The global incidence of cancer is rapidly rising, and despite an improved understanding of cancer molecular biology, immune landscapes, and advancements in cytotoxic, biologic, and immunologic anti-cancer therapeutics, cancer remains a leading cause of death worldwide. Cancer is caused by the accumulation of a series of gene mutations called driver mutations that confer selective growth advantages to tumor cells. As cancer therapies move toward personalized medicine, predictive modeling of the role driver mutations play in tumorigenesis and therapeutic susceptibility will become essential. The development of next-generation sequencing technology has made the evaluation of mutated genes possible in clinical practice, allowing for identification of driver mutations underlying cancer development in individual patients. This, combined with recent advances in gene editing technologies such as CRISPR-Cas9 enables development of personalized tumor models for prediction of treatment responses for mutational profiles observed clinically. Pigs represent an ideal animal model for development of personalized tumor models due to their similar size, anatomy, physiology, metabolism, immunity, and genetics compared to humans. Such models would support new initiatives in precision medicine, provide approaches to create disease site tumor models with designated spatial and temporal clinical outcomes, and create standardized tumor models analogous to human tumors to enable therapeutic studies. In this review, we discuss the process of utilizing genomic sequencing approaches, gene editing technologies, and transgenic porcine cancer models to develop clinically relevant, personalized large animal cancer models for use in co-clinical trials, ultimately improving treatment stratification and translation of novel therapeutic approaches to clinical practice.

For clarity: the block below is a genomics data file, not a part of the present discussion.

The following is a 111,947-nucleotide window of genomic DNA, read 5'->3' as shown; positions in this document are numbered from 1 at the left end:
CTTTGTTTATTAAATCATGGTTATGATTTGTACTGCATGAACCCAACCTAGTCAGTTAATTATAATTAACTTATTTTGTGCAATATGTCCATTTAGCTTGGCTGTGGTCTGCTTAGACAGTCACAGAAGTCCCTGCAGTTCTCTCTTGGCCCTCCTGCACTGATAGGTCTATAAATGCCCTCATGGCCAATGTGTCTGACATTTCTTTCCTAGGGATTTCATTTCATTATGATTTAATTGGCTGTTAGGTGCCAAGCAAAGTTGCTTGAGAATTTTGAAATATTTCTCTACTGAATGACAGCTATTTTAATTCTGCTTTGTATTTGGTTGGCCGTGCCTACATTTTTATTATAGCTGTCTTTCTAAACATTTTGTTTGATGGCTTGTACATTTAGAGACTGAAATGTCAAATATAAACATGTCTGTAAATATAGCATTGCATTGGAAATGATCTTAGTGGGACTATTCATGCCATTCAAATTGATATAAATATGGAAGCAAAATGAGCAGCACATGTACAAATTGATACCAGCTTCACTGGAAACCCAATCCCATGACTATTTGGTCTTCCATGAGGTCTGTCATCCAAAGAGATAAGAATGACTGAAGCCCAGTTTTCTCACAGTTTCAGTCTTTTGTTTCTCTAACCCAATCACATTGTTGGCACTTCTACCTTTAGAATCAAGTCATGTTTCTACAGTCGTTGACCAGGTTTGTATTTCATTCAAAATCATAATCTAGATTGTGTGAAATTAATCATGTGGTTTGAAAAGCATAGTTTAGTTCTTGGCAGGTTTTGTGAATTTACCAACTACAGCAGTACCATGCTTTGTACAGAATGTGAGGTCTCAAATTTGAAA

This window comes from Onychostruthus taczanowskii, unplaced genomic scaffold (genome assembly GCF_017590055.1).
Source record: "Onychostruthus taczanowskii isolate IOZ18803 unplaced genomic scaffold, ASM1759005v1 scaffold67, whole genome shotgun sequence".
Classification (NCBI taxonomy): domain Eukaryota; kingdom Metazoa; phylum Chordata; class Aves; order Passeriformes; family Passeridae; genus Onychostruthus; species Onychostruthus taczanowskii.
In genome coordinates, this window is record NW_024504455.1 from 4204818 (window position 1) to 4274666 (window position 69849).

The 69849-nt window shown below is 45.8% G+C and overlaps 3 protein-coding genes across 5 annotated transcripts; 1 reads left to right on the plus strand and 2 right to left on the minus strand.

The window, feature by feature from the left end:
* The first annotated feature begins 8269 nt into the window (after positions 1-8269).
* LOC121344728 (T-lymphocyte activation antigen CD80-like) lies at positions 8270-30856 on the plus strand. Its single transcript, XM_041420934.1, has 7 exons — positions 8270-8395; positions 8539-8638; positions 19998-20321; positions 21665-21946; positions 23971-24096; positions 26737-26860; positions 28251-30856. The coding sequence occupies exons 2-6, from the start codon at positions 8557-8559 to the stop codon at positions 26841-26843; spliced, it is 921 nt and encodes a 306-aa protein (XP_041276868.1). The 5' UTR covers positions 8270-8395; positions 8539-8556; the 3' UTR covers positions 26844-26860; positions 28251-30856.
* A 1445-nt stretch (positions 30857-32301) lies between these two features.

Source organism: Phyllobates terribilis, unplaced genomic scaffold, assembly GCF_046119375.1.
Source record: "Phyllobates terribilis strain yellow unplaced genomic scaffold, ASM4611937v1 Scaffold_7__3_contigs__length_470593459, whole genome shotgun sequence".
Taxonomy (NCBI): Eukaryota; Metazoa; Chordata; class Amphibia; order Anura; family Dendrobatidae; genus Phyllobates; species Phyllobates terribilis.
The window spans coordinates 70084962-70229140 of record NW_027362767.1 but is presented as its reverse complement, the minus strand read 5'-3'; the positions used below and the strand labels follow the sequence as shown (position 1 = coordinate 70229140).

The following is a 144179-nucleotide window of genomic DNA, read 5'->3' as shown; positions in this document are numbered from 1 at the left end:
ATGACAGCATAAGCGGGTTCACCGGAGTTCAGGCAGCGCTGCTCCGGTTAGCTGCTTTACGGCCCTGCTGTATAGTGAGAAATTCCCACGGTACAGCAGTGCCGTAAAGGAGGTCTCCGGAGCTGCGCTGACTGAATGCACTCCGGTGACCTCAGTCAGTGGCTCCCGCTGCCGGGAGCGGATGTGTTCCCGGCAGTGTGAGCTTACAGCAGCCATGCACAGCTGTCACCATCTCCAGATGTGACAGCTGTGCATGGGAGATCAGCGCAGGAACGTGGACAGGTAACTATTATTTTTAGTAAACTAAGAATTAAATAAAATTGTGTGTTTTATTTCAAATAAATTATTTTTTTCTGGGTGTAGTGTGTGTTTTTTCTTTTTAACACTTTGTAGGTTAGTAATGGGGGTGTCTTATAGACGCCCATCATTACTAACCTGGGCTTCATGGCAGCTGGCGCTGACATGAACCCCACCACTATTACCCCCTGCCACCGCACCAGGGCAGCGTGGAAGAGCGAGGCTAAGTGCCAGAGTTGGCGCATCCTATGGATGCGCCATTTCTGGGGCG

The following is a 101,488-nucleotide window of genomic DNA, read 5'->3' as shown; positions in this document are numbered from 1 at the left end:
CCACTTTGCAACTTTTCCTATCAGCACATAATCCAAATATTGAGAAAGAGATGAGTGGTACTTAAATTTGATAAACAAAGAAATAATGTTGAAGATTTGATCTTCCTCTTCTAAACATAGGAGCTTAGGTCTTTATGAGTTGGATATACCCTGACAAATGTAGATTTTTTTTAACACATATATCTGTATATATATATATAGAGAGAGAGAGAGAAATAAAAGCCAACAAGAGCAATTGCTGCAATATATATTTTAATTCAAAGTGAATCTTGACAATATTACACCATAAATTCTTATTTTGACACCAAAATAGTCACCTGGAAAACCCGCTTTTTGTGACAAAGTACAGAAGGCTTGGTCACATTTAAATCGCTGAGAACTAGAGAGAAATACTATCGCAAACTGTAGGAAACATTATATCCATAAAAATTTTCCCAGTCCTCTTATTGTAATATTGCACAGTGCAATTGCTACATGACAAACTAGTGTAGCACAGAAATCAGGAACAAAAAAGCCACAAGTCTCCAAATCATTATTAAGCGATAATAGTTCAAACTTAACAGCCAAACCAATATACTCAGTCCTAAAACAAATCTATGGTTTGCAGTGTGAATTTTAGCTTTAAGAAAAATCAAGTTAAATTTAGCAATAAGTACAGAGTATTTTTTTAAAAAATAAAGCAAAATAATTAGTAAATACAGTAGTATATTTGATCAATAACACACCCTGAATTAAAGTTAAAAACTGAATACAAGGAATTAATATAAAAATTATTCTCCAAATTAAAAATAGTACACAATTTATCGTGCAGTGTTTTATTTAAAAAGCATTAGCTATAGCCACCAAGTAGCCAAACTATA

Front. Oncol. 9:105 doi: 10.3389/fonc.2019.00105
Frontiers in Oncology